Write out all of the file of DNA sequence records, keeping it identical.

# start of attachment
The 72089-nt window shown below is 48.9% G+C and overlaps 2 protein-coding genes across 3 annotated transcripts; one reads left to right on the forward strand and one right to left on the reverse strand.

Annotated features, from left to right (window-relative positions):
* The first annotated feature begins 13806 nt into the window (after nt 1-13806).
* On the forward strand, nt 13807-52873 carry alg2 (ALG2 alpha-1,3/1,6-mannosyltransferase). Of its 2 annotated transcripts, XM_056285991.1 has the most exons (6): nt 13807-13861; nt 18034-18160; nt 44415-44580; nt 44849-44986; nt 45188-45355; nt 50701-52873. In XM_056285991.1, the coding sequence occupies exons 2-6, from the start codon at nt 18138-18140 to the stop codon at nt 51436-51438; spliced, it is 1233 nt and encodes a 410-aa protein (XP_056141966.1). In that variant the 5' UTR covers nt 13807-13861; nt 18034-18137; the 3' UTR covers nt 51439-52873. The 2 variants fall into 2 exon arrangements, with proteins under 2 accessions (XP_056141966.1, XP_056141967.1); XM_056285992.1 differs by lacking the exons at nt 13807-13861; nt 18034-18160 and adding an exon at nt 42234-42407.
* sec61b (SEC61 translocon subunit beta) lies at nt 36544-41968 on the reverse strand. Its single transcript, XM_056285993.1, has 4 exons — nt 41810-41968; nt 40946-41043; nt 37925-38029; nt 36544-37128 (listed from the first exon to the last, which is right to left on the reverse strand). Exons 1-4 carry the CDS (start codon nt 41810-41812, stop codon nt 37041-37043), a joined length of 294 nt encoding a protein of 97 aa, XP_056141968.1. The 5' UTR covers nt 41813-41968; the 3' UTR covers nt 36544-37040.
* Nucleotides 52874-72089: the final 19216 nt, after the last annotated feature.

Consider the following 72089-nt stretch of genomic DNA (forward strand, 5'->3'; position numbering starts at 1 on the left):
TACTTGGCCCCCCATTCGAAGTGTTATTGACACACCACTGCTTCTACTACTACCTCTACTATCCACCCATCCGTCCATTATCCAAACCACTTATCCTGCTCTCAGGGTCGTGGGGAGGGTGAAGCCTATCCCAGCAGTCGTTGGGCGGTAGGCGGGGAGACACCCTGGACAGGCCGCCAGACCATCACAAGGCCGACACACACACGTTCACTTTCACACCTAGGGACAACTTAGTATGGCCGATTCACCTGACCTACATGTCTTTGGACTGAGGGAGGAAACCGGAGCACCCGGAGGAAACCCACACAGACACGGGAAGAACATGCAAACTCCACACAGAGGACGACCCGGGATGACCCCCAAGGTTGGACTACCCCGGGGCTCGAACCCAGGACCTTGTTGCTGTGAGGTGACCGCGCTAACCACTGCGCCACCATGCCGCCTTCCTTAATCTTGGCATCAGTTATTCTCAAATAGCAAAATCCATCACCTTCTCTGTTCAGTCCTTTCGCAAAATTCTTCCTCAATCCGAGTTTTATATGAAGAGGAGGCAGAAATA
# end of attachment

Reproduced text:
The 72089-nt window shown below is 48.9% G+C and overlaps 2 protein-coding genes across 3 annotated transcripts; one reads left to right on the forward strand and one right to left on the reverse strand.

Annotated features, from left to right (window-relative positions):
* The first annotated feature begins 13806 nt into the window (after nt 1-13806).
* On the forward strand, nt 13807-52873 carry alg2 (ALG2 alpha-1,3/1,6-mannosyltransferase). Of its 2 annotated transcripts, XM_056285991.1 has the most exons (6): nt 13807-13861; nt 18034-18160; nt 44415-44580; nt 44849-44986; nt 45188-45355; nt 50701-52873. In XM_056285991.1, the coding sequence occupies exons 2-6, from the start codon at nt 18138-18140 to the stop codon at nt 51436-51438; spliced, it is 1233 nt and encodes a 410-aa protein (XP_056141966.1). In that variant the 5' UTR covers nt 13807-13861; nt 18034-18137; the 3' UTR covers nt 51439-52873. The 2 variants fall into 2 exon arrangements, with proteins under 2 accessions (XP_056141966.1, XP_056141967.1); XM_056285992.1 differs by lacking the exons at nt 13807-13861; nt 18034-18160 and adding an exon at nt 42234-42407.
* sec61b (SEC61 translocon subunit beta) lies at nt 36544-41968 on the reverse strand. Its single transcript, XM_056285993.1, has 4 exons — nt 41810-41968; nt 40946-41043; nt 37925-38029; nt 36544-37128 (listed from the first exon to the last, which is right to left on the reverse strand). Exons 1-4 carry the CDS (start codon nt 41810-41812, stop codon nt 37041-37043), a joined length of 294 nt encoding a protein of 97 aa, XP_056141968.1. The 5' UTR covers nt 41813-41968; the 3' UTR covers nt 36544-37040.
* Nucleotides 52874-72089: the final 19216 nt, after the last annotated feature.

Consider the following 72089-nt stretch of genomic DNA (forward strand, 5'->3'; position numbering starts at 1 on the left):
TACTTGGCCCCCCATTCGAAGTGTTATTGACACACCACTGCTTCTACTACTACCTCTACTATCCACCCATCCGTCCATTATCCAAACCACTTATCCTGCTCTCAGGGTCGTGGGGAGGGTGAAGCCTATCCCAGCAGTCGTTGGGCGGTAGGCGGGGAGACACCCTGGACAGGCCGCCAGACCATCACAAGGCCGACACACACACGTTCACTTTCACACCTAGGGACAACTTAGTATGGCCGATTCACCTGACCTACATGTCTTTGGACTGAGGGAGGAAACCGGAGCACCCGGAGGAAACCCACACAGACACGGGAAGAACATGCAAACTCCACACAGAGGACGACCCGGGATGACCCCCAAGGTTGGACTACCCCGGGGCTCGAACCCAGGACCTTGTTGCTGTGAGGTGACCGCGCTAACCACTGCGCCACCATGCCGCCTTCCTTAATCTTGGCATCAGTTATTCTCAAATAGCAAAATCCATCACCTTCTCTGTTCAGTCCTTTCGCAAAATTCTTCCTCAATCCGAGTTTTATATGAAGAGGAGGCAGAAATA